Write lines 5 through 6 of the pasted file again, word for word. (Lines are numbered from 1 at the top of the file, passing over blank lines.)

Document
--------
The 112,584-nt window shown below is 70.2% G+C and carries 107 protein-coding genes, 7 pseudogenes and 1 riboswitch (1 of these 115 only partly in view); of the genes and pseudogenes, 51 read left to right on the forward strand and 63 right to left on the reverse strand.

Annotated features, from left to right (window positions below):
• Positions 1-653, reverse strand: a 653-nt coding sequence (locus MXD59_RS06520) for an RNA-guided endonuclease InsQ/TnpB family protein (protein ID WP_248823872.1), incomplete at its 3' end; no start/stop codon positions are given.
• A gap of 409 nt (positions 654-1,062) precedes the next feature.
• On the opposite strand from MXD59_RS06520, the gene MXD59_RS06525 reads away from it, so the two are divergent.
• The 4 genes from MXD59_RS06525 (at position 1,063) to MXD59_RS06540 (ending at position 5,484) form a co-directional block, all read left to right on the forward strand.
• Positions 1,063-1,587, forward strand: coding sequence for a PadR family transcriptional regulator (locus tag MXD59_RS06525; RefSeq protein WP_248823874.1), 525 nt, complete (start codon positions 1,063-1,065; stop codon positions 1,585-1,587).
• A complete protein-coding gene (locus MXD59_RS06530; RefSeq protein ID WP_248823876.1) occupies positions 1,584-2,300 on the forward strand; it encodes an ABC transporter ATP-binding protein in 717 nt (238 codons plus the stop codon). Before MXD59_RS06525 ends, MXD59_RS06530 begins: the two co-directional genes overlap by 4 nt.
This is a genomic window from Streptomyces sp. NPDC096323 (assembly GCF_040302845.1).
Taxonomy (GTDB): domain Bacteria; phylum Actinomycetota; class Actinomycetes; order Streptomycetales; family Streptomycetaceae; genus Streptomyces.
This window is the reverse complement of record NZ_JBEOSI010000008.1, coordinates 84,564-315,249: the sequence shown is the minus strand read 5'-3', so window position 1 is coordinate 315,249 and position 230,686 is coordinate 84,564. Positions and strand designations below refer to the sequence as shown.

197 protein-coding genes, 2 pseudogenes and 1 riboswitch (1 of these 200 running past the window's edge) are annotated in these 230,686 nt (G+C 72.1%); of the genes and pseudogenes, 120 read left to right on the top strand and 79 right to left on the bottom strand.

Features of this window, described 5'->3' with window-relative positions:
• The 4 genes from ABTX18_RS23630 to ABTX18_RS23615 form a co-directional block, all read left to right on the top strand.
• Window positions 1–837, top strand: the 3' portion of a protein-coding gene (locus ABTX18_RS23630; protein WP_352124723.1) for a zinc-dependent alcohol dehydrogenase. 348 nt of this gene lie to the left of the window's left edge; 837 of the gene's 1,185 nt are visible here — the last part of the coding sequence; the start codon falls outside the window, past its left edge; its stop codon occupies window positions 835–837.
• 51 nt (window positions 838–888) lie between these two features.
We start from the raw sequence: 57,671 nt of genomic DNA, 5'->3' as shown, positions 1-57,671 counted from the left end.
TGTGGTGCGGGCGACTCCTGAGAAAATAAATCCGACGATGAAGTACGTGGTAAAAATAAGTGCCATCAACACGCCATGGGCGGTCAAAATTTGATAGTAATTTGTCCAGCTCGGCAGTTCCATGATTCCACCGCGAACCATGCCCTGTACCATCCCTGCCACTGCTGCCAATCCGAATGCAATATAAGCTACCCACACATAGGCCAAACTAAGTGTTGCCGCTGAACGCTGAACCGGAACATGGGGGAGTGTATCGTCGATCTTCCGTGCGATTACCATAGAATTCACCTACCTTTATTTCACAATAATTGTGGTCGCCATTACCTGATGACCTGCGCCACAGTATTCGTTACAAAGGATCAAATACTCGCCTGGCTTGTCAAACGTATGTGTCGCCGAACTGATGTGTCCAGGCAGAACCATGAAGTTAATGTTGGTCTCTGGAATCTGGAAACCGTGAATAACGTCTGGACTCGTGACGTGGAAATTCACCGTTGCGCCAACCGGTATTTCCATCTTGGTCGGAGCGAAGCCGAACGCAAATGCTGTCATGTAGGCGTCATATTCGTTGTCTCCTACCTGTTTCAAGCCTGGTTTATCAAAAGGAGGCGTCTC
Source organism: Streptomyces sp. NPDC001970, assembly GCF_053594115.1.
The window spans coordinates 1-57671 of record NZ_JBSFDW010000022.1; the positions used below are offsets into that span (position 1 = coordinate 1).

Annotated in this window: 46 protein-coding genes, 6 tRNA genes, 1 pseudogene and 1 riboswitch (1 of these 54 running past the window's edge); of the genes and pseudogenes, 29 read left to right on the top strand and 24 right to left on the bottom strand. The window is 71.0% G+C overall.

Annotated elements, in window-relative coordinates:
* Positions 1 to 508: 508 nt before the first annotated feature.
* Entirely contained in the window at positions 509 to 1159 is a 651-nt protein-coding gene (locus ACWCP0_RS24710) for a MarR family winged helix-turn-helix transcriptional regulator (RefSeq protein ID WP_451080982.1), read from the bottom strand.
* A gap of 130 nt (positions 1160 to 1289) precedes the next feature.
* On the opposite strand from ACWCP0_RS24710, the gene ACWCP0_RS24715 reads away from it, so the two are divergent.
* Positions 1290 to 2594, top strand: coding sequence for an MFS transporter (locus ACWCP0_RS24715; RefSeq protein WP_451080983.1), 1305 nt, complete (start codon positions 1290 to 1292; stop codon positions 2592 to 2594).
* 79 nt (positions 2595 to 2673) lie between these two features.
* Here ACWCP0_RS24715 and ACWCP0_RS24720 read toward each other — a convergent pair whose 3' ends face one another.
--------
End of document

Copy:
• On the opposite strand from MXD59_RS06520, the gene MXD59_RS06525 reads away from it, so the two are divergent.
• The 4 genes from MXD59_RS06525 (at position 1,063) to MXD59_RS06540 (ending at position 5,484) form a co-directional block, all read left to right on the forward strand.